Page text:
The Institute of Economic Affairs (IEA), has called for the speedy passage of the Right to Information (RTI) Bill to improve the transparency and accountability not only in the petroleum industry but the entire extractive sector.
It also urged Parliament to fast-track work on the Ghana Extractive Industries Transparency Initiative (GHEITI) Bill, the Local Content and Local Participation Bill as well as the Marine Pollution Bill to ensure frequent reporting on oil revenues and expenditure, as well as make oil firms environmentally responsible.
“The GHEITI Bill will enhance governance in the petroleum and other resource industries by placing a legal requirement on them to report revenues, expenditure and other key production data, while the Marine Pollution Bill will ensure that oil companies meet their environmental responsibilities,” the institute said.
Presenting the IEA Petroleum Transparency and Accountability (IEA- P-TRAC) index report 2014 in Accra last Wednesday, a Senior Research Fellow of the IEA, Professor John Asafu-Adjaye, said: “We also advocate a speedy passage of the Budget Act to enhance Parliament’s ability to conduct a comprehensive analysis of the budget.
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“The passage of these bills will greatly enhance the level of transparency and accountability not only in the oil and gas sector but also in the other resource industries,” he stated.
The P-TRAC index project was initiated by the IEA in 2011 to monitor transparency and accountability in the management of Ghana’s petroleum resources from 2011 to 2014.
The overall aim of the project is to promote transparency and accountability in the management of the country’s petroleum resources and to enhance the levels of responsibility on the part of policy makers and implementers.
The index focused on four major areas of the oil and gas value chain -- revenue transparency, expenditure transparency, contract transparency and transparency in the management of the Ghana Petroleum Funds.
Prof. Asafu-Adjaye noted that since the beginning of oil production in the country in 2011, having access to information pertaining to oil production from the Ghana National Petroleum Corporation, Ministry of Energy, Bank of Ghana and the Ministry of Finance had often been difficult.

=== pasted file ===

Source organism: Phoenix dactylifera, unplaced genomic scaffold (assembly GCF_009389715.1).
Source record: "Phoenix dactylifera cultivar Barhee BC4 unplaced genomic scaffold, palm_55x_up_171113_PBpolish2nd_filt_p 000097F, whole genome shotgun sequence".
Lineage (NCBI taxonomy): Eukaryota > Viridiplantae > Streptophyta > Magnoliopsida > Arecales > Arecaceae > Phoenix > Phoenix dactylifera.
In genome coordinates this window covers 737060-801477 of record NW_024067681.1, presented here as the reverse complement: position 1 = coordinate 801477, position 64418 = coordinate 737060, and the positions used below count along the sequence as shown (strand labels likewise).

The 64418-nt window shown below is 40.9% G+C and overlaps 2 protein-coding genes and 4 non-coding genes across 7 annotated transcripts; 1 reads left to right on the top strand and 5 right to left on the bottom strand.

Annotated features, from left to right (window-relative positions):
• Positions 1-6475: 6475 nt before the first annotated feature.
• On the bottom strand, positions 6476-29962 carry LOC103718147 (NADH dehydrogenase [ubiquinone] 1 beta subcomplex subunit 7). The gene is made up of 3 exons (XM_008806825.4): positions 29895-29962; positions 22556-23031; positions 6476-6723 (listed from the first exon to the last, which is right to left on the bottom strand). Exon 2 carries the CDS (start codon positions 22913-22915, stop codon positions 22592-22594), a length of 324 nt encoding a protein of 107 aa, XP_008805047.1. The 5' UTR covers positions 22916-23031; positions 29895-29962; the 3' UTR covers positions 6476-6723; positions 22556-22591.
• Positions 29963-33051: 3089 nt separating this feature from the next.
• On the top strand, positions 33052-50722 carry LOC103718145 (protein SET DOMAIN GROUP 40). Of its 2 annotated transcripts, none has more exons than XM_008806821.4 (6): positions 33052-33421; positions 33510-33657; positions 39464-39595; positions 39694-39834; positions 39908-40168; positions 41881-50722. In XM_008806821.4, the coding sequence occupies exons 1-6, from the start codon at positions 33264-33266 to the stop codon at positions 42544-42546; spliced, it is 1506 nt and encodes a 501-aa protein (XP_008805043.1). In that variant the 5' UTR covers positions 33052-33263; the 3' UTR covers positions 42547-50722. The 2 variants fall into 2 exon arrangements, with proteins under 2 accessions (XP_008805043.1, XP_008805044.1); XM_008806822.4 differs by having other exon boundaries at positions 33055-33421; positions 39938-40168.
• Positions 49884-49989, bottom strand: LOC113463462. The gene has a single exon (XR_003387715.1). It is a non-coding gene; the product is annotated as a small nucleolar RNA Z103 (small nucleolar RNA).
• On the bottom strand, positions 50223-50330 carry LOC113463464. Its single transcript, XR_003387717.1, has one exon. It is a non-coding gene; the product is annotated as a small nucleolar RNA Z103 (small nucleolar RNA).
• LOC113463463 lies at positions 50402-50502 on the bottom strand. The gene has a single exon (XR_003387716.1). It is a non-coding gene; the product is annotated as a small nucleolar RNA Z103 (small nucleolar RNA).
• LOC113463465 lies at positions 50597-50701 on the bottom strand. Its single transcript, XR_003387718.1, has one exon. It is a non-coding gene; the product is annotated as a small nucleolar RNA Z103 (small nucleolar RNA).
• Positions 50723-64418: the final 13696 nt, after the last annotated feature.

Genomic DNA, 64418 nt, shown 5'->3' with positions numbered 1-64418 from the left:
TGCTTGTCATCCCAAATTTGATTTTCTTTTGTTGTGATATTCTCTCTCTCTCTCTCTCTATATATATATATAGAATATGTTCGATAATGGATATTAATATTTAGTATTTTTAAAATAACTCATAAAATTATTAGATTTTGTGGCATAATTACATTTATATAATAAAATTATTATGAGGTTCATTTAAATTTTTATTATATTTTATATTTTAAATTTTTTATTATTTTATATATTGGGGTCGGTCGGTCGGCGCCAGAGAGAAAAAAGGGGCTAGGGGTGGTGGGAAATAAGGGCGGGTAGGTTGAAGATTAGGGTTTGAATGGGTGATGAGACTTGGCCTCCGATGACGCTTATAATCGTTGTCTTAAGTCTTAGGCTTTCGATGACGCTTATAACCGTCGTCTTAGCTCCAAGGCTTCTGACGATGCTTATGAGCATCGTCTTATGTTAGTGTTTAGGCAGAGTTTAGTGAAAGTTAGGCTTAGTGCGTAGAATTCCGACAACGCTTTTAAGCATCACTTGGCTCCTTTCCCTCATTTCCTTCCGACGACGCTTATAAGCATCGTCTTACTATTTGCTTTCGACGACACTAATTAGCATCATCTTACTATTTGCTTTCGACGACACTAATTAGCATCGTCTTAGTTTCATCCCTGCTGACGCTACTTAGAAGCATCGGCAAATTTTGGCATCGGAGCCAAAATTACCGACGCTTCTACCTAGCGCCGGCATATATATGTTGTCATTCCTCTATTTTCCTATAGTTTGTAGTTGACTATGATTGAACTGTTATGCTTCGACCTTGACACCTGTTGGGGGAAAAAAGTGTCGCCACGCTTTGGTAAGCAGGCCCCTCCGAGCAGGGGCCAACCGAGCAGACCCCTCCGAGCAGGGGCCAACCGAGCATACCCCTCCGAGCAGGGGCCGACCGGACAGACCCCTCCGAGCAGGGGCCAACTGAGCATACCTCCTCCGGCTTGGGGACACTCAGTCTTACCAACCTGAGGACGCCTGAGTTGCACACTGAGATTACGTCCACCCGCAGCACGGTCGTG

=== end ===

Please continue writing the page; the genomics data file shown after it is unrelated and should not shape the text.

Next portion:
To address that challenge, he said there should be more frequent reports by such stakeholders in a form that would be understood by the average citizen to appreciate what is happening.
“In spite of all the information available, if one wants to know how much it costs to produce oil and how much reserves oil companies have, you will never find such information on the website of these state bodies,” he lamented.
He indicated that although rapid progress was made in revenue transparency in the first three years of petroleum production, the rate of progress had slowed over the past three years, especially in the area of institutional environment.
He said while the Petroleum Exploration and Production Bill had been passed into law, the RTI Bill still awaited passage by Parliament, together with other important bills that were currently in draft forms, such as the Ghana Extractive Industries Transparency Initiative Bill and the Marine Pollution Bill.
Prof. Asafu-Adjaye said the IEA had observed no improvement in the frequency and quality of reporting on oil revenue since the IEA’s last report in 2011.
“We find the current practice of providing information on petroleum expenditure in the budget to be inadequate and we strongly advocate the publication of a separate report in a simple language,” he stated.
The IEA senior fellow pointed out that the institution had observed a marginal improvement in the project’s sub-index and that concern had been raised in past P-TRAC reports about the lack of developmental impact of expenditure out of the Annual Budget Funding Amount (ABFA).
“In 2017, the current government decided to concentrate the expenditure on its flagship Free Senior High School (SHS) Policy, with smaller amounts going into agriculture, health and railway infrastructure. There is a need to closely monitor these expenditures to ensure that they are delivering the expected outcomes,” he said.
Prof. Asafu-Adjaye noted that of the four components of the P-TRAC index, contract transparency was the only that had seen the least improvement over the past seven years due to the enactment of the Exploration and Petroleum Act (E & P).
“Going forward, the IEA will like to see more public disclosure of contracts and the licensing process. The E & P Act calls for an open and competitive licensing process.
“We note that in the recent contract signed by ExxonMobil, the government made use of a clause in the act that allows it to enter into private negotiations with an international oil company if it is in the public interest,” he said and hoped that such an option would not be the default choice in future contracts.